Advance Australia Fair
On another Marcy Avenue corner in the historic district, there’s a Romanesque Revival-Renaissance Revival house at 272 Jefferson Ave. that Dixon Advisory USA has renovated and turned into a single-family home.
This brownstone was built in 1889.
The property owner is a unit of an Australian real-estate investment firm that has been purchasing and rehabbing rowhouses in historic Brooklyn neighborhoods.
Dixon bought 272 Jefferson Ave. from “the people of the state of New York, by the grace of God, free and independent” — that’s the wording on the deed — for $1,632,946 in 2013.
It previously housed a non-residential state Office of Children and Family Services facility.
Three cheers for James Naughton
Nearby there’s landmarked Boys’ High School, which we mentioned earlier. It was built in 1891.
The brick and terra cotta school, which has frontage on Putnam Avenue and Madison Street, looks like an enormous castle with a supertall tower on one corner of it.
The spectacular building now serves as a home to charter schools.
The school’s designer, James Naughton, was the Superintendent of Buildings for the Board of Education of the City of Brooklyn.
“An Architectural Guidebook to Brooklyn” by Francis Morrone says Naughton was born in Ireland and educated at the University of Wisconsin and Cooper Union.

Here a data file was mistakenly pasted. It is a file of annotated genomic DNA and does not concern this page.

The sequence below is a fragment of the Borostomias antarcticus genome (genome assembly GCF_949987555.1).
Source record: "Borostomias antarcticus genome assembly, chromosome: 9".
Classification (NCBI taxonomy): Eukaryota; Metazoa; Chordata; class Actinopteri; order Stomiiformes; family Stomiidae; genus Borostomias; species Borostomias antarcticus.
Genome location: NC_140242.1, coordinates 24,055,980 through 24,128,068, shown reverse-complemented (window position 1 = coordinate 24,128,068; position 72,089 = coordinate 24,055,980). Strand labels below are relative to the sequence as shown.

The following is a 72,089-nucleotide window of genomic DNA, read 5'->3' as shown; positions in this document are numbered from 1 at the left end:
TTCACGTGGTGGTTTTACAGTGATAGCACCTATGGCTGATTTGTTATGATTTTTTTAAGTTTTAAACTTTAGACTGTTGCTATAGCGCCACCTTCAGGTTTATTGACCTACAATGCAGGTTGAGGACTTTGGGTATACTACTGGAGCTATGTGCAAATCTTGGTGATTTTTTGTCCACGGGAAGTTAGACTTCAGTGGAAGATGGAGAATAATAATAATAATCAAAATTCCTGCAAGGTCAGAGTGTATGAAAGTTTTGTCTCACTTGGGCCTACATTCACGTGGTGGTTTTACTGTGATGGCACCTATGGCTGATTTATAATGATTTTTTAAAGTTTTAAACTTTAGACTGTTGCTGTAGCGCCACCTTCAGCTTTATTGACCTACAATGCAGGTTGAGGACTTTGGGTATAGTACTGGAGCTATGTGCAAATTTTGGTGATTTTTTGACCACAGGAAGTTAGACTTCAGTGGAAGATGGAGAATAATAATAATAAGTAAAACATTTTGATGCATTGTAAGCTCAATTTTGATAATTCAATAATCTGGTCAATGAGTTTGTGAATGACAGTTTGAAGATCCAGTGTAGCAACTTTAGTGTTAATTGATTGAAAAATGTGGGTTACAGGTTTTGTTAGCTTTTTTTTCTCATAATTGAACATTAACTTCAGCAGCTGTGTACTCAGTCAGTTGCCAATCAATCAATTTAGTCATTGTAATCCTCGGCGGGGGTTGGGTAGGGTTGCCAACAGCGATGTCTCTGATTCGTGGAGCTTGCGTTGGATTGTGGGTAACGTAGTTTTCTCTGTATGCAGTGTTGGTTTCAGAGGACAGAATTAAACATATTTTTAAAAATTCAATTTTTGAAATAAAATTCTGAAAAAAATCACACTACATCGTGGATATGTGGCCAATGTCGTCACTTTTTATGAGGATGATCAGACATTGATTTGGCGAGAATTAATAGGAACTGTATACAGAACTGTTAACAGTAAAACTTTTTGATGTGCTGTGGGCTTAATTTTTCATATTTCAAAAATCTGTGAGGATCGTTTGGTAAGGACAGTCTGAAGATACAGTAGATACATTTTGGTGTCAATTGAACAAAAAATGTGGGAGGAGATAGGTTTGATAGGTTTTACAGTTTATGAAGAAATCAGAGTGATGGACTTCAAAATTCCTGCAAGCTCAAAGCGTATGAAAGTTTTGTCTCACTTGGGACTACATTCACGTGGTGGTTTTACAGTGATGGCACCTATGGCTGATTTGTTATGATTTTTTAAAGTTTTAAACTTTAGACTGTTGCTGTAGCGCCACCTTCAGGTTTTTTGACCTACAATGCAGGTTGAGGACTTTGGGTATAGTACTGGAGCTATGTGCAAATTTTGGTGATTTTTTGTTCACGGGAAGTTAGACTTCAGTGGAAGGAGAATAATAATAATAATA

Another individual city landmark, St. George’s Episcopal Church, is located at 800 Marcy Ave. on the corner of Gates Avenue.
Richard Michell Upjohn designed the Victorian Gothic-style house of worship.
He was a gifted architect in his own right and the son of revered church designer Richard Upjohn. Their most important contribution to Brooklyn’s built environment is their joint design of Green-Wood Cemetery’s magnificent main gates.
As for St. George’s, it was established in 1869, its website says. Early church buildings were in other locations.
The landmarked Marcy Avenue building’s cornerstone was laid in 1887. The first worship services took place in 1888.
A park whose name was changed
On our stroll up Marcy Avenue, we passed Tompkins Park — actually, that was its original name.
It was rechristened Herbert Von King Park in 1985 to honor a neighborhood activist, a Brownstoner.com story by Suzanne Spellen says.
Frederick Law Olmsted and Calvert Vaux designed the eight-acre park in 1871, the story notes.
This famous duo designed Central Park and Prospect Park.
Rowhouses on the streets bordering Herbert Von King Park are especially beautiful. One standout among them is 660 Lafayette Ave. on the corner of Marcy Avenue.
The Romanesque Revival house was built in the 1880s — and starting in 1901, it was the home of the Rev. Livingston L. Taylor, the pastor of the nearby Puritan Congregational Church, a posting by Matthew X. Kiernan says.
Kiernan, who owns New York Big Apple Images, has taken wonderful architectural photos throughout the five boroughs.
A block away from 660 Lafayette Ave., there’s a stand-alone house at 175 Kosciuszko St. that’s clad with an eye-pleasing combo of metal panels and wood planks.
According to Finance Department records, the house belongs to an LLC with Meshulam Hass as a member, which bought it for $726,000 in December 2016.
The house is now on the sale market. The listing agents are mTkalla Keaton, Reginald Richardson and Shani O’Neal at real estate brokerage Compass.